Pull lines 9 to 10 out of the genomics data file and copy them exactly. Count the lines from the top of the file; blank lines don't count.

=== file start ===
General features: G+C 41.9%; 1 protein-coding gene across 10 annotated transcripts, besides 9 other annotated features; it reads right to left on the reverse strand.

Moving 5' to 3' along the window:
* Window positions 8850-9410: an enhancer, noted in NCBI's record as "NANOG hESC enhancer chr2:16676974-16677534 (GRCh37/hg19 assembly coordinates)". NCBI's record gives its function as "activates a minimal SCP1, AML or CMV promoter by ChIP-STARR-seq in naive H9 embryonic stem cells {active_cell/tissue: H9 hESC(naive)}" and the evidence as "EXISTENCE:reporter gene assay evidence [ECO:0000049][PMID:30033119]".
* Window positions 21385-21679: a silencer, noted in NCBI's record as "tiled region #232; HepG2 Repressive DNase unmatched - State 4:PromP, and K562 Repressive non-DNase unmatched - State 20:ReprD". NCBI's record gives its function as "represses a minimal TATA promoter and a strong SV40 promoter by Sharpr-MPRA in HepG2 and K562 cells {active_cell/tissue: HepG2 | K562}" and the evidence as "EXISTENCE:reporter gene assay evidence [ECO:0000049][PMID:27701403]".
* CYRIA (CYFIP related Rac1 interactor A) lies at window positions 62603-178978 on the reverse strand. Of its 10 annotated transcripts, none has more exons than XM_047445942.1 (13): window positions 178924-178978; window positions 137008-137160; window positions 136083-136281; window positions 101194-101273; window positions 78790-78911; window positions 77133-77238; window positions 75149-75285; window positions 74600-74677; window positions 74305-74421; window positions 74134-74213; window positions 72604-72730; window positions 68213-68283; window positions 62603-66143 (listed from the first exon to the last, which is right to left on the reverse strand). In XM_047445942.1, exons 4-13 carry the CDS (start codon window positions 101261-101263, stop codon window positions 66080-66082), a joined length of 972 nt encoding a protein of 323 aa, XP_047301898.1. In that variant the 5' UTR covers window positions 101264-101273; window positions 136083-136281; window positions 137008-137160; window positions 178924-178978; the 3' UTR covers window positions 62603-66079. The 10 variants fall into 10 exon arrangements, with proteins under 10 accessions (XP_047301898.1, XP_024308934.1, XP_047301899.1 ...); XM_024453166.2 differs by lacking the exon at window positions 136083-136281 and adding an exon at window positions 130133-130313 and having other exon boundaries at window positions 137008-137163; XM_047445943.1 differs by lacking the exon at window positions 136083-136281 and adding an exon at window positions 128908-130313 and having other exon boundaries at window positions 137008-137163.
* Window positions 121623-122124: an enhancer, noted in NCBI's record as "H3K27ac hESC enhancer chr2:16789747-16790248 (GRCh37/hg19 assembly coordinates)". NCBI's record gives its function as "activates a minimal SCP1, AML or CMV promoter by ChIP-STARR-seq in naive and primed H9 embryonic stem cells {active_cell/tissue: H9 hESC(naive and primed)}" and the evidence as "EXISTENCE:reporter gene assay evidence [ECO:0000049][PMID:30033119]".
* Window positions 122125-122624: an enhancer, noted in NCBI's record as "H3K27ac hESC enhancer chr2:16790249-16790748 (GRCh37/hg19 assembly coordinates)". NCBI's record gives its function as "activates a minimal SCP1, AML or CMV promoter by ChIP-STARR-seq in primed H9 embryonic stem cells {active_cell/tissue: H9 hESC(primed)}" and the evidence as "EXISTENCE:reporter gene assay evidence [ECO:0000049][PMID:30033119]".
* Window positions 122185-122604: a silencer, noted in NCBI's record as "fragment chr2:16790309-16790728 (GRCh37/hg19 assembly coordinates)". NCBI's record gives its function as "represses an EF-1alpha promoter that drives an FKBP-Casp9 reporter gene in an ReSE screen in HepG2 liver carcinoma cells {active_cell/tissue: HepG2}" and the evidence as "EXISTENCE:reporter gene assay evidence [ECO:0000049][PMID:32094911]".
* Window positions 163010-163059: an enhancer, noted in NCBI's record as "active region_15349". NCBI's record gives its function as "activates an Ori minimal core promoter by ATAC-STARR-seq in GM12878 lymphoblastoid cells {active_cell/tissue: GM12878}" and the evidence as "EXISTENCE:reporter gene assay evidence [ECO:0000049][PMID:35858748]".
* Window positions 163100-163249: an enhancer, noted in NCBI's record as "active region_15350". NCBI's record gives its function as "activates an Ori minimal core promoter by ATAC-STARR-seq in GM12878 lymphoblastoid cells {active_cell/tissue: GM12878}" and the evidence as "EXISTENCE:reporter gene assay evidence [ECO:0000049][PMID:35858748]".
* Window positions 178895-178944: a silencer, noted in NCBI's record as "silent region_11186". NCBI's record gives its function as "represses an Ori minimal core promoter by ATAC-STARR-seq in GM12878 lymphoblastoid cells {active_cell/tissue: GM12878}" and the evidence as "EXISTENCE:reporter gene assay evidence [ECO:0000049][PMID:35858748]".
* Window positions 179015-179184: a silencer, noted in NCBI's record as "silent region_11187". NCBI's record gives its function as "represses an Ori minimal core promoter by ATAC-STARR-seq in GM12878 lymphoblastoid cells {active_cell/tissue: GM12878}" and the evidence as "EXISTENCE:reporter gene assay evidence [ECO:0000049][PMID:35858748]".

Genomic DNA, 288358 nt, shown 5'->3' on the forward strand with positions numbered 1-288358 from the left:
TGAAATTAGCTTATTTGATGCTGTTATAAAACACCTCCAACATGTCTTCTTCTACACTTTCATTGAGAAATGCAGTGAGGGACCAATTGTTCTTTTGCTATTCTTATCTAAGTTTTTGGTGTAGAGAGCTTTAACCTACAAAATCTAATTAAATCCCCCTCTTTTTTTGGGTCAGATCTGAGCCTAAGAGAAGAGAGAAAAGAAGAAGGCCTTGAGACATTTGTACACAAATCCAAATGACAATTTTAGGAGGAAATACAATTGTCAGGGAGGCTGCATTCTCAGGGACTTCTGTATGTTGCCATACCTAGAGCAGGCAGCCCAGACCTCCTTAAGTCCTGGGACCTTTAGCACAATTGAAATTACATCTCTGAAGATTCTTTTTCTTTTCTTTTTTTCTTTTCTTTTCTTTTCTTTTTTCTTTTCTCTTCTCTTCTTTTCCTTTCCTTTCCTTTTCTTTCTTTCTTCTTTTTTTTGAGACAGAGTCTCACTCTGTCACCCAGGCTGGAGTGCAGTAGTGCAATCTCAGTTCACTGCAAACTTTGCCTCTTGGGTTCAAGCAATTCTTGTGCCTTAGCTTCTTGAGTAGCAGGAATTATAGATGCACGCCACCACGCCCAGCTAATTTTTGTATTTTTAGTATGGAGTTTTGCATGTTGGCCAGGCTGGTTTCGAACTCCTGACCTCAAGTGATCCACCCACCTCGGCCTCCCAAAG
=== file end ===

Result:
* Window positions 163010-163059: an enhancer, noted in NCBI's record as "active region_15349". NCBI's record gives its function as "activates an Ori minimal core promoter by ATAC-STARR-seq in GM12878 lymphoblastoid cells {active_cell/tissue: GM12878}" and the evidence as "EXISTENCE:reporter gene assay evidence [ECO:0000049][PMID:35858748]".
* Window positions 163100-163249: an enhancer, noted in NCBI's record as "active region_15350". NCBI's record gives its function as "activates an Ori minimal core promoter by ATAC-STARR-seq in GM12878 lymphoblastoid cells {active_cell/tissue: GM12878}" and the evidence as "EXISTENCE:reporter gene assay evidence [ECO:0000049][PMID:35858748]".